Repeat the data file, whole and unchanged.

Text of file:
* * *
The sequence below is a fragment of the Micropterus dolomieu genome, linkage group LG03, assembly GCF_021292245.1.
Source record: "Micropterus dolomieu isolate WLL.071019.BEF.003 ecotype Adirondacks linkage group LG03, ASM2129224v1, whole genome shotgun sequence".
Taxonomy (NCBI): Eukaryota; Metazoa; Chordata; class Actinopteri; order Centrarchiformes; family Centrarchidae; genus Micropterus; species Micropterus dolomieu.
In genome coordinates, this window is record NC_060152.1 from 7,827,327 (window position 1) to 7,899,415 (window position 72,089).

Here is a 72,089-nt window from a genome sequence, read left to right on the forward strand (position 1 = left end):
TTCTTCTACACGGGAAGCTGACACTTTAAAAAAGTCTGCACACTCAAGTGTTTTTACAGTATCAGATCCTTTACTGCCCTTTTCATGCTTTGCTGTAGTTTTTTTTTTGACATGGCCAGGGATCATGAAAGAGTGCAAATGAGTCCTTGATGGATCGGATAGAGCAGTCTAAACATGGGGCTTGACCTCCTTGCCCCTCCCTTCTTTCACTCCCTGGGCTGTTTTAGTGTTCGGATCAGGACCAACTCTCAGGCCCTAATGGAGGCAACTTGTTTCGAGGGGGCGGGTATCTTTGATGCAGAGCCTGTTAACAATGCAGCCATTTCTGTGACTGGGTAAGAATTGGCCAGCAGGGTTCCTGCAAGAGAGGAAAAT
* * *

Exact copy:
The sequence below is a fragment of the Micropterus dolomieu genome, linkage group LG03, assembly GCF_021292245.1.
Source record: "Micropterus dolomieu isolate WLL.071019.BEF.003 ecotype Adirondacks linkage group LG03, ASM2129224v1, whole genome shotgun sequence".
Taxonomy (NCBI): Eukaryota; Metazoa; Chordata; class Actinopteri; order Centrarchiformes; family Centrarchidae; genus Micropterus; species Micropterus dolomieu.
In genome coordinates, this window is record NC_060152.1 from 7,827,327 (window position 1) to 7,899,415 (window position 72,089).

Here is a 72,089-nt window from a genome sequence, read left to right on the forward strand (position 1 = left end):
TTCTTCTACACGGGAAGCTGACACTTTAAAAAAGTCTGCACACTCAAGTGTTTTTACAGTATCAGATCCTTTACTGCCCTTTTCATGCTTTGCTGTAGTTTTTTTTTTGACATGGCCAGGGATCATGAAAGAGTGCAAATGAGTCCTTGATGGATCGGATAGAGCAGTCTAAACATGGGGCTTGACCTCCTTGCCCCTCCCTTCTTTCACTCCCTGGGCTGTTTTAGTGTTCGGATCAGGACCAACTCTCAGGCCCTAATGGAGGCAACTTGTTTCGAGGGGGCGGGTATCTTTGATGCAGAGCCTGTTAACAATGCAGCCATTTCTGTGACTGGGTAAGAATTGGCCAGCAGGGTTCCTGCAAGAGAGGAAAAT